Of course, the era of Apollo wasn’t all kumbaya, and the alternate timeline here is similarly not utopian. In Season 2 of the series, a military confrontation on the moon takes humanity closer to a full-fledged nuclear exchange between the Soviet Union and the United States than we ever got in the real Cold War. Exploring the uncomfortable relationship between the military-industrial complex and space exploration is one of the strongest elements of “For All Mankind.” Wehrner von Braun and the Nazi thread in NASA history features prominently in Season 1, as does the impact of Cold War paranoia on an undocumented Mexican family and on closeted L.G.B.T. employees hoping to maintain NASA careers.
“For All Mankind” is able to raise difficult moral questions without losing faith in the basic nobility of human spacefaring.
Yet “For All Mankind” is able to raise difficult moral questions about the militarization of space without losing faith in the basic nobility of human spacefaring. The show’s vision of a space race without end is very attractive when contrasted to our own much more disappointing reality, where Jeff Bezos’ trip to low earth orbit in 2022 (replicating what Yuri Gagarin accomplished in 1961!) is supposed to excite us. In contrast, Season 3 has humanity on Mars by 1995. Tantalizingly, the new season trailer hints that this race for Mars will be a three-sided affair, between the United States, the (presumably still-kicking) U.S.S.R. and a private corporate effort led by a very Elon Musk-like figure. It’s a real question in space exploration today: Will the first symbol raised on Mars by human hands be an American flag—or a corporate logo? Will the next chapter of American space exploration represent a renewal of faith in government, or just the latest sad example of declining state capacity leading to privatization?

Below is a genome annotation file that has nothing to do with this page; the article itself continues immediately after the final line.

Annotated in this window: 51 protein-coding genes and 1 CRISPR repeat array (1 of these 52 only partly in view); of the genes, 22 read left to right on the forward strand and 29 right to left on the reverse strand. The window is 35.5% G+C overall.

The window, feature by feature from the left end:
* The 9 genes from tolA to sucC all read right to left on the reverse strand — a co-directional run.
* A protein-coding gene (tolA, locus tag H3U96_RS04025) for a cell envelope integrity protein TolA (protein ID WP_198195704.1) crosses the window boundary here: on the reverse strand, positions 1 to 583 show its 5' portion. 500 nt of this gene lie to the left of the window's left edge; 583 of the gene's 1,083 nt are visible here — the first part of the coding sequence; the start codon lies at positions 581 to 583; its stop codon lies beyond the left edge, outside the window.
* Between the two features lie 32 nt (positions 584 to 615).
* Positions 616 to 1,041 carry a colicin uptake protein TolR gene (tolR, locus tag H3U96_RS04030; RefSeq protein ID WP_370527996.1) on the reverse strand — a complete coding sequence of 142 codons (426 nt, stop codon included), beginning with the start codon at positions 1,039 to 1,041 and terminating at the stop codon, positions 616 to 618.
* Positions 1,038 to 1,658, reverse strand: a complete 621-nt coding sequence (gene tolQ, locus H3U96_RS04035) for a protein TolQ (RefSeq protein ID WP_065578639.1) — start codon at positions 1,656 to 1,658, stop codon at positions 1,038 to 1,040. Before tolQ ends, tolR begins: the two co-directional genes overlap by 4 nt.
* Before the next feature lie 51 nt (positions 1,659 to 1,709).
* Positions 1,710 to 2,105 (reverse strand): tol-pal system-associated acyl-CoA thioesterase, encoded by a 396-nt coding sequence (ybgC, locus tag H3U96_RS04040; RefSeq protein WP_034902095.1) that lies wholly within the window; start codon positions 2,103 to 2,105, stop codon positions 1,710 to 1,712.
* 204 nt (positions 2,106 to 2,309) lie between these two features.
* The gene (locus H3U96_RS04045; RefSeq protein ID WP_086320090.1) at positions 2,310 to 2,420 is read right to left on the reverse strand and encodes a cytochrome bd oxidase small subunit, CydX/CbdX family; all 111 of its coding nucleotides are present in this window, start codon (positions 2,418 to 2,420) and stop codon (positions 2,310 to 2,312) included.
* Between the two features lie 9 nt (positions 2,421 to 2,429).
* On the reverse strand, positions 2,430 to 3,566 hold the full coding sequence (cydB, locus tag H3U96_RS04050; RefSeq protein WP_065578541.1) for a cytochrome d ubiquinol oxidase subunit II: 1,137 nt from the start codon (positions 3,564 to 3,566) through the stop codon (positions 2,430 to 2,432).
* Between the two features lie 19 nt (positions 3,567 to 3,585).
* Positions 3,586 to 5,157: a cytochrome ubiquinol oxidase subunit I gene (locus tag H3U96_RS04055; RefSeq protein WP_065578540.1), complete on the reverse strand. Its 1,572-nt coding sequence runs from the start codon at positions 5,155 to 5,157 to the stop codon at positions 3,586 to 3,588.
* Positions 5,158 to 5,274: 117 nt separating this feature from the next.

In “For All Mankind”’s opening episode, the show cuts between Apollo 11 making its way to the moon and a group of Mexican immigrants crossing the border into the United States. The argument is made with powerful imagery: Americans are at our best when confronting frontiers and overcoming barriers, be they the U.S.-Mexico border, prejudice or gravity itself. Many glass ceilings are shattered and color lines crossed in the show’s alternate timeline, all of it pointing to a fantastical but plausible society where the backlashes to gender and racial equality are not quite as decisive. That’s what “For All Mankind” is really about: about Americans being our best selves, about believing in the public sector’s capacity to do big things, about our capacity to stand diverse and united in the face of a common challenge. There are moments when the show even suggests the American astronauts can find unity with the Soviet cosmonauts in the face of the immense dangers of space and the even greater dangers of war.
As billionaires turn space from a challenge for “the best of all mankind” into a private playground, this is a television show that inspires nostalgia for a world that never was. Ultimately, it is a tribute to an era where we believed that our government could do great things. We believed in the public sector. We believed in each other. We could electrify the Tennessee Valley, defeat Hitler, expand civil and voting rights to all Americans, and put a man on the moon, all in the span of three decades. “For All Mankind” is worth watching simply as a reminder of who we are supposed to be: pioneers, striving across borders and across the stars.